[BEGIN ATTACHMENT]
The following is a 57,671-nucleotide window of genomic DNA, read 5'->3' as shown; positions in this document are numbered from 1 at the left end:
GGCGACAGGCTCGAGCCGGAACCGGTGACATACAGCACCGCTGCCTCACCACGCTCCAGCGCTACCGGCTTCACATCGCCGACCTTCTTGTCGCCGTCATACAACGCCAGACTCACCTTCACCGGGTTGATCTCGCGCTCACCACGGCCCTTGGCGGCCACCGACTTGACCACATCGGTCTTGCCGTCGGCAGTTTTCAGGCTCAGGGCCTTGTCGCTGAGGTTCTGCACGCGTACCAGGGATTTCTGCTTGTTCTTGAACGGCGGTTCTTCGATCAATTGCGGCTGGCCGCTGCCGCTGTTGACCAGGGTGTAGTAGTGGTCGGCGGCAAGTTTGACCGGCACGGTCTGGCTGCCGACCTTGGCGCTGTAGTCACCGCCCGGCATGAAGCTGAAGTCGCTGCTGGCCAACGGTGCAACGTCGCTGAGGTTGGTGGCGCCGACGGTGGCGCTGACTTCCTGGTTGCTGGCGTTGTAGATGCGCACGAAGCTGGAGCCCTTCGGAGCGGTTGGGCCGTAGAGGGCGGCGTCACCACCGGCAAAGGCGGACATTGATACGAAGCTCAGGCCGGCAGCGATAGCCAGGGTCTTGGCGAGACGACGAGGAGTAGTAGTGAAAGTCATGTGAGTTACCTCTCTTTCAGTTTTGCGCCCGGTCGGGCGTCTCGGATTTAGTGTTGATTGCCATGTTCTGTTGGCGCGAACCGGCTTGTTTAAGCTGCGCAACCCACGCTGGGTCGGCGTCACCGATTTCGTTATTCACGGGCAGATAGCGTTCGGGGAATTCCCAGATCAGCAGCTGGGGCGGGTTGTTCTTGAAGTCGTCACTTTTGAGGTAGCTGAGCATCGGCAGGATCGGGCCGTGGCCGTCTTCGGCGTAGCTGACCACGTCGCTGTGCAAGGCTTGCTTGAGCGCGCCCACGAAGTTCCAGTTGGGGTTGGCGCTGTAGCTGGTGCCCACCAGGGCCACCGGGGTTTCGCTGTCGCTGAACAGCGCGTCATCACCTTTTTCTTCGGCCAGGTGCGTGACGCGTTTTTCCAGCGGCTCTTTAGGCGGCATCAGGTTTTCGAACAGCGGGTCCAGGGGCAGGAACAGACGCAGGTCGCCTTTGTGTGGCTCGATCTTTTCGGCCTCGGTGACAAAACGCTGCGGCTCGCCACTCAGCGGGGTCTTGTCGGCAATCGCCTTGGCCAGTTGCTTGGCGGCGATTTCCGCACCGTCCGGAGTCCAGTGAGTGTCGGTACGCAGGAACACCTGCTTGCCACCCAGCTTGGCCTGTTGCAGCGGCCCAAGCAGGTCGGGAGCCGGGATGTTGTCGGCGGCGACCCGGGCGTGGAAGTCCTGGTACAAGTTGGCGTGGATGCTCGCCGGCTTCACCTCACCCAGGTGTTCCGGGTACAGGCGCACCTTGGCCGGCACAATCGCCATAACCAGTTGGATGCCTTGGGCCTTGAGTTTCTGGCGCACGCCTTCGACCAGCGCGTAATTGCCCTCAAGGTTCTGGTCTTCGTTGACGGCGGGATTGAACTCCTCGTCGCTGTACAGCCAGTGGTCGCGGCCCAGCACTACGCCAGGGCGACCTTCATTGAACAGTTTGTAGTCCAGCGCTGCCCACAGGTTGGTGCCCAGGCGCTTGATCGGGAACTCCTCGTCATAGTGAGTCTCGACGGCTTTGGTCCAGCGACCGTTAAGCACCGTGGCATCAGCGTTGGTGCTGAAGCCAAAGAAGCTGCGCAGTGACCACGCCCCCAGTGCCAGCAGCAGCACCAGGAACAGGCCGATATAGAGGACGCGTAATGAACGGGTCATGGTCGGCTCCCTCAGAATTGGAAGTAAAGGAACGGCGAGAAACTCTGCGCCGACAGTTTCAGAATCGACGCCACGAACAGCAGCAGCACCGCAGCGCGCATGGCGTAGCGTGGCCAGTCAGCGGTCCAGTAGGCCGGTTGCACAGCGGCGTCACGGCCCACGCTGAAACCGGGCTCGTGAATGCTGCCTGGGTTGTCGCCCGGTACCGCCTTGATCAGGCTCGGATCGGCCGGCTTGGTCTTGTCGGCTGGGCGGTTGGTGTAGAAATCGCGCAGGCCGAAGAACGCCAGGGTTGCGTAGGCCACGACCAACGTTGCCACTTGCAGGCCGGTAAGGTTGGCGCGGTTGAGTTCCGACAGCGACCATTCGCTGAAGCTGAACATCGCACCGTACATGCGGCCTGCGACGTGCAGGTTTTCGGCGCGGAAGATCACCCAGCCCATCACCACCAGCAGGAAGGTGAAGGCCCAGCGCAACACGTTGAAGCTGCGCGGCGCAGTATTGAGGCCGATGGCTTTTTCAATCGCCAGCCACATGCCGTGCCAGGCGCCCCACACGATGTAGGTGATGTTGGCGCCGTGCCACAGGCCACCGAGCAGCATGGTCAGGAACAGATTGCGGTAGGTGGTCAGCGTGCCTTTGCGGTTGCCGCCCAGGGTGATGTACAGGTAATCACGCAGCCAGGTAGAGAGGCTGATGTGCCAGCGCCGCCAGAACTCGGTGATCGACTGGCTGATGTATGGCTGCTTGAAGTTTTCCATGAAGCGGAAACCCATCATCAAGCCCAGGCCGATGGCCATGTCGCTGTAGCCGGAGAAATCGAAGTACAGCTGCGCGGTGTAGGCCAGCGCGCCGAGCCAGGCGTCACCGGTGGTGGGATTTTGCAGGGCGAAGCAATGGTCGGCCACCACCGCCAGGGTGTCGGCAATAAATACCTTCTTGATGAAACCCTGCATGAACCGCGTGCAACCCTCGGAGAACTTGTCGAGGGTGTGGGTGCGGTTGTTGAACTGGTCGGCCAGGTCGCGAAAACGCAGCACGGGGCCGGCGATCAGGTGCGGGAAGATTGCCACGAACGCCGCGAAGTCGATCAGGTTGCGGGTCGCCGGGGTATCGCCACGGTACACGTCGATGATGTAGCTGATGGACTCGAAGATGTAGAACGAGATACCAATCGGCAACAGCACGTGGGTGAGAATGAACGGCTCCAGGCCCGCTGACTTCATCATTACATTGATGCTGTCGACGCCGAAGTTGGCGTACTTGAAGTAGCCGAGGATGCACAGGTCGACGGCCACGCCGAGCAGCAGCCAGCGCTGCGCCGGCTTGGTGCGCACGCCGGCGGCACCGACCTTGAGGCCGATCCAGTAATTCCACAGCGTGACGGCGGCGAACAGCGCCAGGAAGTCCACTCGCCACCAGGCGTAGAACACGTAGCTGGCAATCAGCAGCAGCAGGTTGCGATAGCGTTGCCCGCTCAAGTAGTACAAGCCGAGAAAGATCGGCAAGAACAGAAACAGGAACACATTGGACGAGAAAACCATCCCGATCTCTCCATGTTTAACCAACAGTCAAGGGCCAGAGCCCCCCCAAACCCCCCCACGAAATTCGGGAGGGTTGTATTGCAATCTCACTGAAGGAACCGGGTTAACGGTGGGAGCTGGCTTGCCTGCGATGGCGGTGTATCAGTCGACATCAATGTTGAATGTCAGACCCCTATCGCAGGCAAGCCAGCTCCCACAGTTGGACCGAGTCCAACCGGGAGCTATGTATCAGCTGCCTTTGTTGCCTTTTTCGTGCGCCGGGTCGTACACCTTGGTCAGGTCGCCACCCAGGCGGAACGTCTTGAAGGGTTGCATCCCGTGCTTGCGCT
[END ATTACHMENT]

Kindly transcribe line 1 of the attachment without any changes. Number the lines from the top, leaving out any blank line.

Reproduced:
The following is a 57,671-nucleotide window of genomic DNA, read 5'->3' as shown; positions in this document are numbered from 1 at the left end: